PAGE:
Zanzibars economy is based primarily on the production of cloves (90% grown on the island of Pemba), the principal foreign exchange earner. Exports have suffered with the downturn in the clove market. Tourism is an increasingly promising sector, and a number of new hotels and resorts have been built in recent years. The Government of Zanzibar has been more aggressive than acrobat reader downloadits mainland counterpart in instituting economic reforms and has legalized foreign exchange bureaus on the islands. This has loosened up the economy and dramatically increased the availability of consumer commodities. Furthermore, with external funding, the government plans to make the port of Zanzibar a free Seaport. Rehabilitation of current port facilities and plans to extend these facilities will be the precursor to the free port. The islands manufacturing sector is limited mainly to import substitution industries, such as cigarettes, shoes, and process agricultural products. In 1992, the government designated two export-producing zones and encouraged the development of offshore financial services. Zanzibar still imports much of its Staple food requirements, petroleum products, and manufactured articles.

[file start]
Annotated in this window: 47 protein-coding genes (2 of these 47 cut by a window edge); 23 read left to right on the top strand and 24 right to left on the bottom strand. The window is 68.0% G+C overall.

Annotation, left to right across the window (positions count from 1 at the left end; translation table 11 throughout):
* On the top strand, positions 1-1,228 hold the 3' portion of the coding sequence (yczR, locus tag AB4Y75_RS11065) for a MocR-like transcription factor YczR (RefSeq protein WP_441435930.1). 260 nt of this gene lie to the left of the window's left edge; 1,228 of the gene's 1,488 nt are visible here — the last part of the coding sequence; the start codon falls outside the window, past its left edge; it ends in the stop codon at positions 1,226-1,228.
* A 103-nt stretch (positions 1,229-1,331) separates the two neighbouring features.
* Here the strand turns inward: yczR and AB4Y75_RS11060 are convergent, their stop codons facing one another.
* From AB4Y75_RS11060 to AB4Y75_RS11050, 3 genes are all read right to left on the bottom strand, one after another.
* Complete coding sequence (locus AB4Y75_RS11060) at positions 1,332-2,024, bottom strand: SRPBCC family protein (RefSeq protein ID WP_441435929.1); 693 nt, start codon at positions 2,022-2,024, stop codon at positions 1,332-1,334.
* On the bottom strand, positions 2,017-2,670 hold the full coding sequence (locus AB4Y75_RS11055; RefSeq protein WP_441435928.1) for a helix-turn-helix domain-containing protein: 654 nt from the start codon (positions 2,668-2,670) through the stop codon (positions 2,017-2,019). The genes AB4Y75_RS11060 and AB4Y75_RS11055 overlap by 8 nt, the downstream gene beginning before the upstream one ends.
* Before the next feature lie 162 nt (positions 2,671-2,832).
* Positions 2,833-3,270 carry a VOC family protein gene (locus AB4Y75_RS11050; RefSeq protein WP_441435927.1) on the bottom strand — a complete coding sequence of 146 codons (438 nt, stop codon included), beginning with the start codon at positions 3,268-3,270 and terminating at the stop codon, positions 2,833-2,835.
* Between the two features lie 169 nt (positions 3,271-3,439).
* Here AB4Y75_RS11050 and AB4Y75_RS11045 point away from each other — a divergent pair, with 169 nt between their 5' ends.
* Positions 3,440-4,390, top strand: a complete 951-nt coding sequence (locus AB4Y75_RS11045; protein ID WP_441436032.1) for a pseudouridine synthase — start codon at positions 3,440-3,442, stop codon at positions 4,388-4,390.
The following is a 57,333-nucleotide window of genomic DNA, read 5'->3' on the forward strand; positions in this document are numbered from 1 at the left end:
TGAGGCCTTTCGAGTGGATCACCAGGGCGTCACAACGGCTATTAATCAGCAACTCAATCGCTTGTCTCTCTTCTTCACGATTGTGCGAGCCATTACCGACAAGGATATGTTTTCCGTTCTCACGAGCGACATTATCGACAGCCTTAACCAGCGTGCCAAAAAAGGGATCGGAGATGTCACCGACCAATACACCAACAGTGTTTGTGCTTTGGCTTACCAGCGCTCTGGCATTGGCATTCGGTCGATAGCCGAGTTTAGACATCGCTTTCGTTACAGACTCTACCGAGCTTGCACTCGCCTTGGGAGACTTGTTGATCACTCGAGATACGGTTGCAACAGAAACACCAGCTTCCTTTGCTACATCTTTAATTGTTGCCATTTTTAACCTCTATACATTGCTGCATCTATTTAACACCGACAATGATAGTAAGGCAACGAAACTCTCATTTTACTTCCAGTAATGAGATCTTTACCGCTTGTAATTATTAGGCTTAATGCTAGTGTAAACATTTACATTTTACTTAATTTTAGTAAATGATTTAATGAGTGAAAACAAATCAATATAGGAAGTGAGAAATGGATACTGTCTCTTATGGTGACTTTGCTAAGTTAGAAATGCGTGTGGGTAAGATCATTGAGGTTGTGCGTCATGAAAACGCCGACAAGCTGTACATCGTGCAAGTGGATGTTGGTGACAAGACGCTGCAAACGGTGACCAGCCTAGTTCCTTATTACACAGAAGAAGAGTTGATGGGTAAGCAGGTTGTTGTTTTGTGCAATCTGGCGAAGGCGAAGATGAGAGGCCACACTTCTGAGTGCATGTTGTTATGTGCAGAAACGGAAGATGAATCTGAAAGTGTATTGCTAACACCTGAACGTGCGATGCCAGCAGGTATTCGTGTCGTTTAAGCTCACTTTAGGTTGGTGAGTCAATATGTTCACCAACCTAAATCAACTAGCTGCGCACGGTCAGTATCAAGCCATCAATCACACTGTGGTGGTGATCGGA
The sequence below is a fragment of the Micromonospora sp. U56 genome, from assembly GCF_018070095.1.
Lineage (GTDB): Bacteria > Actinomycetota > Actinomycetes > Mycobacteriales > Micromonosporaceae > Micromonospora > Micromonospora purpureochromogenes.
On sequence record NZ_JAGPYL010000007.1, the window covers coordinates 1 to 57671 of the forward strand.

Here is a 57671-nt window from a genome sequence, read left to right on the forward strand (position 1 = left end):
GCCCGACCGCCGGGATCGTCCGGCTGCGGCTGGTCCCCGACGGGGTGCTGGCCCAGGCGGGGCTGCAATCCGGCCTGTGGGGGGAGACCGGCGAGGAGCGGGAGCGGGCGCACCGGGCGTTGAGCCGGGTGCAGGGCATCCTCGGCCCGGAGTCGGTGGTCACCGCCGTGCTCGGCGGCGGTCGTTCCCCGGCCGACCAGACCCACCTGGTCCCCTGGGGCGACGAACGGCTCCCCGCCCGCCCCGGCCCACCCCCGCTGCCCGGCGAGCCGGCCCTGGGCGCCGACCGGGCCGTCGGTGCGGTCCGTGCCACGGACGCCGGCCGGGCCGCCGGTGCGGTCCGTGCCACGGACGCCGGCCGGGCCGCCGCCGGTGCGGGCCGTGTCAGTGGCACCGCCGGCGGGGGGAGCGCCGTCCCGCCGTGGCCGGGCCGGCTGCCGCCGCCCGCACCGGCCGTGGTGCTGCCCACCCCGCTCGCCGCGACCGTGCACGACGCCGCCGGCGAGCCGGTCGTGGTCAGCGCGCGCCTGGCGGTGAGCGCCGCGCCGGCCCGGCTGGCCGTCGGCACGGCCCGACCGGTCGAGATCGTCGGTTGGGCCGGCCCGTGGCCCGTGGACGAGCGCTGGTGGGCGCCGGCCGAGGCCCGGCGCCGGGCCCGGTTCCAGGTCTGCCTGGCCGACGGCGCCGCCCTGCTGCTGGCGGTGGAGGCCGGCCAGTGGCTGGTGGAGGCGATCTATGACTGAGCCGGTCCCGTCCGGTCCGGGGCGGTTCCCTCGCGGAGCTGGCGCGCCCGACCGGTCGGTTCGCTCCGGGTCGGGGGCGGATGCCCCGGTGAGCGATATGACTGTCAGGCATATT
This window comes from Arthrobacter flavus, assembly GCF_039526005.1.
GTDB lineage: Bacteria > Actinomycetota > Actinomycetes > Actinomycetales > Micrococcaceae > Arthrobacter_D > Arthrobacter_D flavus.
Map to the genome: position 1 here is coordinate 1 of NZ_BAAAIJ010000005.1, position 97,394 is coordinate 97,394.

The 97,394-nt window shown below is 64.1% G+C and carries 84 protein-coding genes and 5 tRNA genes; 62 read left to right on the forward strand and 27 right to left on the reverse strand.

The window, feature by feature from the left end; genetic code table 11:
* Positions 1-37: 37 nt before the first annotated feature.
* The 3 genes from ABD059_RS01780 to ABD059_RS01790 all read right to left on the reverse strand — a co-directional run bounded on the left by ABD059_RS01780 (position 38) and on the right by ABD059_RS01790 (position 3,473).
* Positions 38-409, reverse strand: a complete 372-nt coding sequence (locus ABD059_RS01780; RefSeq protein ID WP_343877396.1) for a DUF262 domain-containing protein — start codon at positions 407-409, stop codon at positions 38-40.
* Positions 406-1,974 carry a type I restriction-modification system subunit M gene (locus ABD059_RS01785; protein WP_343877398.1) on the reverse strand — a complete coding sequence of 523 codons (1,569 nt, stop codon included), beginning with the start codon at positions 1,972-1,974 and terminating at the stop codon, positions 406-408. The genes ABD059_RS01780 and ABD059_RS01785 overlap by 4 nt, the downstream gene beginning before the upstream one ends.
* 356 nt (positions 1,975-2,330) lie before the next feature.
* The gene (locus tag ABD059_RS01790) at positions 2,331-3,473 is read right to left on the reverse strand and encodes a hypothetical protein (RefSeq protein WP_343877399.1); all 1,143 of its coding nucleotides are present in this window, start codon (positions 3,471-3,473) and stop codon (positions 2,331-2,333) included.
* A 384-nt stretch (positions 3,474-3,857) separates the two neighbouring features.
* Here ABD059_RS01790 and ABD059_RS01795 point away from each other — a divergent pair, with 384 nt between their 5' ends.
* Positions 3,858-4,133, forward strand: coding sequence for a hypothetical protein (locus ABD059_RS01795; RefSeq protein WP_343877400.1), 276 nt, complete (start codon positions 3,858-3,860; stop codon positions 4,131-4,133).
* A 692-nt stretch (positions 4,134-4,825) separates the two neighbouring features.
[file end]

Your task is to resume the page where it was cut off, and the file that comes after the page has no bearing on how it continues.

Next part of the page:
GDP: purchasing power parity - $20.42 billion (2002 est.) GDP - real growth rate: 6.1% (2002 free adobe acrobatest.) GDP acrobat reader free download- per capita: purchasing power parity - $600 (2002 est.) GDP - composition by sector:
agriculture: 48.1%
industry: 15.4%
services: 36.5% (2001 est.) Population below poverty line: 36% (2002 est.) Household income or consumption by percentage share:
lowest 10%: 2.8%
highest 10%: 30.1% (1993) Inflation rate (consumer prices): adobe acrobat download4.8% (2002 est.) Labor force: 13.495 million Labor force - by occupation: ardan0fkagriculture 80%, industry and services 20% (2002 est.) Unemployment rate: NA% Budget: